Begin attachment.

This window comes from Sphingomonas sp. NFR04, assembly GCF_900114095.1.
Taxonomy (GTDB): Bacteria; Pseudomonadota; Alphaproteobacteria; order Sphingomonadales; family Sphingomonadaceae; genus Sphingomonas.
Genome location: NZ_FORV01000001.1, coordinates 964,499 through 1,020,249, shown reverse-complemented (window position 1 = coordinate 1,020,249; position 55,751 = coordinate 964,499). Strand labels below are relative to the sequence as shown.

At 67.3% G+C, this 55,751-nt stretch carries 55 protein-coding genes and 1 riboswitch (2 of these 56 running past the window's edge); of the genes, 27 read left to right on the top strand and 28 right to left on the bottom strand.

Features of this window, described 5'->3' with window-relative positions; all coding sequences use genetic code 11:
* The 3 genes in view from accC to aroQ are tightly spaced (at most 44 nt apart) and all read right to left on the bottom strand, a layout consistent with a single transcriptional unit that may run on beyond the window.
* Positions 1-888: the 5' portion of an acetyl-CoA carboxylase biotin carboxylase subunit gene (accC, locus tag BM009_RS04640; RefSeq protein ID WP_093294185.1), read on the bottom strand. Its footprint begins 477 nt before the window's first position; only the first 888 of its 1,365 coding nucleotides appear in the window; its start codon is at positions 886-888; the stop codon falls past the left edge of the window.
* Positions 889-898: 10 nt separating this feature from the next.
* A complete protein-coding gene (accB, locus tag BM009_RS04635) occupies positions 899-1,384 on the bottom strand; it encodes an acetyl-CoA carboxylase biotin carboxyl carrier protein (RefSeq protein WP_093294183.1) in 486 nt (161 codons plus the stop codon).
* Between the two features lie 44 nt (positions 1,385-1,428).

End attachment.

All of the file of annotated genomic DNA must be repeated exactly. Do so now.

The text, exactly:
This window comes from Sphingomonas sp. NFR04, assembly GCF_900114095.1.
Taxonomy (GTDB): Bacteria; Pseudomonadota; Alphaproteobacteria; order Sphingomonadales; family Sphingomonadaceae; genus Sphingomonas.
Genome location: NZ_FORV01000001.1, coordinates 964,499 through 1,020,249, shown reverse-complemented (window position 1 = coordinate 1,020,249; position 55,751 = coordinate 964,499). Strand labels below are relative to the sequence as shown.

At 67.3% G+C, this 55,751-nt stretch carries 55 protein-coding genes and 1 riboswitch (2 of these 56 running past the window's edge); of the genes, 27 read left to right on the top strand and 28 right to left on the bottom strand.

Features of this window, described 5'->3' with window-relative positions; all coding sequences use genetic code 11:
* The 3 genes in view from accC to aroQ are tightly spaced (at most 44 nt apart) and all read right to left on the bottom strand, a layout consistent with a single transcriptional unit that may run on beyond the window.
* Positions 1-888: the 5' portion of an acetyl-CoA carboxylase biotin carboxylase subunit gene (accC, locus tag BM009_RS04640; RefSeq protein ID WP_093294185.1), read on the bottom strand. Its footprint begins 477 nt before the window's first position; only the first 888 of its 1,365 coding nucleotides appear in the window; its start codon is at positions 886-888; the stop codon falls past the left edge of the window.
* Positions 889-898: 10 nt separating this feature from the next.
* A complete protein-coding gene (accB, locus tag BM009_RS04635) occupies positions 899-1,384 on the bottom strand; it encodes an acetyl-CoA carboxylase biotin carboxyl carrier protein (RefSeq protein WP_093294183.1) in 486 nt (161 codons plus the stop codon).
* Between the two features lie 44 nt (positions 1,385-1,428).